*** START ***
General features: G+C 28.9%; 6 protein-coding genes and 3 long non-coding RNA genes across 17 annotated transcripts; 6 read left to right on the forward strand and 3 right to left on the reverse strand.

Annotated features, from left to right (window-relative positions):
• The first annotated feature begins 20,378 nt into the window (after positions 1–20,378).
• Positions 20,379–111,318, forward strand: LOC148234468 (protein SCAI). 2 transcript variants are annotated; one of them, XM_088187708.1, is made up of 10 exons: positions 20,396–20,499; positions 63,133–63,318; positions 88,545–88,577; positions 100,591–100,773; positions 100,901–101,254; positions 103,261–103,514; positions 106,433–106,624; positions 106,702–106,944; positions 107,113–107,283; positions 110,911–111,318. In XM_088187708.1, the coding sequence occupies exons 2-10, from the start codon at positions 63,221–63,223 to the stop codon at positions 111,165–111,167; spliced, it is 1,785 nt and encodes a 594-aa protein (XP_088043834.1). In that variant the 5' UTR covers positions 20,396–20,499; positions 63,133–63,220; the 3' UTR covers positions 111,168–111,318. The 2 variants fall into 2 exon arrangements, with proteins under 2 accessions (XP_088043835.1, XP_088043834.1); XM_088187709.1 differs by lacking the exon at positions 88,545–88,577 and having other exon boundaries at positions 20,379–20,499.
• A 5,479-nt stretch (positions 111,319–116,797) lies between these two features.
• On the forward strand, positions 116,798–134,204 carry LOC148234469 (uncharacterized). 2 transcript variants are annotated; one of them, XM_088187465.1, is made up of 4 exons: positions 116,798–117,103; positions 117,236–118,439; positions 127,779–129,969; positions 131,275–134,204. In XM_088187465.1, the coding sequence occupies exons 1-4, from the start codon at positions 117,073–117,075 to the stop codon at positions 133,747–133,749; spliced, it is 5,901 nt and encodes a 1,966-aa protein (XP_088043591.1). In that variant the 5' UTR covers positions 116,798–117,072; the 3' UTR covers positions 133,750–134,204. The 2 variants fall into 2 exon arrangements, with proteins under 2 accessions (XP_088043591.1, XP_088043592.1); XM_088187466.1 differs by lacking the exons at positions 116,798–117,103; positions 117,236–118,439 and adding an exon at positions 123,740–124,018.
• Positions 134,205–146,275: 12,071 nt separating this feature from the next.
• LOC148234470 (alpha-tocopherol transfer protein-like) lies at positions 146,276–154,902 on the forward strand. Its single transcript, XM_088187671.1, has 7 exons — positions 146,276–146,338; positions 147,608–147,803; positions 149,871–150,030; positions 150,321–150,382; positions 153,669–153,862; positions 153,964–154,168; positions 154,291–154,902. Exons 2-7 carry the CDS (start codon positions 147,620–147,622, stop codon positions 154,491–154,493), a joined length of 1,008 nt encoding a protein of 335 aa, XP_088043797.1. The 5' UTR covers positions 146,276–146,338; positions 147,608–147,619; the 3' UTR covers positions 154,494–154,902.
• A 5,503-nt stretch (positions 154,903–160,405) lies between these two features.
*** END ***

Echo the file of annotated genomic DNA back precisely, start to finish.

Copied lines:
General features: G+C 28.9%; 6 protein-coding genes and 3 long non-coding RNA genes across 17 annotated transcripts; 6 read left to right on the forward strand and 3 right to left on the reverse strand.

Annotated features, from left to right (window-relative positions):
• The first annotated feature begins 20,378 nt into the window (after positions 1–20,378).
• Positions 20,379–111,318, forward strand: LOC148234468 (protein SCAI). 2 transcript variants are annotated; one of them, XM_088187708.1, is made up of 10 exons: positions 20,396–20,499; positions 63,133–63,318; positions 88,545–88,577; positions 100,591–100,773; positions 100,901–101,254; positions 103,261–103,514; positions 106,433–106,624; positions 106,702–106,944; positions 107,113–107,283; positions 110,911–111,318. In XM_088187708.1, the coding sequence occupies exons 2-10, from the start codon at positions 63,221–63,223 to the stop codon at positions 111,165–111,167; spliced, it is 1,785 nt and encodes a 594-aa protein (XP_088043834.1). In that variant the 5' UTR covers positions 20,396–20,499; positions 63,133–63,220; the 3' UTR covers positions 111,168–111,318. The 2 variants fall into 2 exon arrangements, with proteins under 2 accessions (XP_088043835.1, XP_088043834.1); XM_088187709.1 differs by lacking the exon at positions 88,545–88,577 and having other exon boundaries at positions 20,379–20,499.
• A 5,479-nt stretch (positions 111,319–116,797) lies between these two features.
• On the forward strand, positions 116,798–134,204 carry LOC148234469 (uncharacterized). 2 transcript variants are annotated; one of them, XM_088187465.1, is made up of 4 exons: positions 116,798–117,103; positions 117,236–118,439; positions 127,779–129,969; positions 131,275–134,204. In XM_088187465.1, the coding sequence occupies exons 1-4, from the start codon at positions 117,073–117,075 to the stop codon at positions 133,747–133,749; spliced, it is 5,901 nt and encodes a 1,966-aa protein (XP_088043591.1). In that variant the 5' UTR covers positions 116,798–117,072; the 3' UTR covers positions 133,750–134,204. The 2 variants fall into 2 exon arrangements, with proteins under 2 accessions (XP_088043591.1, XP_088043592.1); XM_088187466.1 differs by lacking the exons at positions 116,798–117,103; positions 117,236–118,439 and adding an exon at positions 123,740–124,018.
• Positions 134,205–146,275: 12,071 nt separating this feature from the next.
• LOC148234470 (alpha-tocopherol transfer protein-like) lies at positions 146,276–154,902 on the forward strand. Its single transcript, XM_088187671.1, has 7 exons — positions 146,276–146,338; positions 147,608–147,803; positions 149,871–150,030; positions 150,321–150,382; positions 153,669–153,862; positions 153,964–154,168; positions 154,291–154,902. Exons 2-7 carry the CDS (start codon positions 147,620–147,622, stop codon positions 154,491–154,493), a joined length of 1,008 nt encoding a protein of 335 aa, XP_088043797.1. The 5' UTR covers positions 146,276–146,338; positions 147,608–147,619; the 3' UTR covers positions 154,494–154,902.
• A 5,503-nt stretch (positions 154,903–160,405) lies between these two features.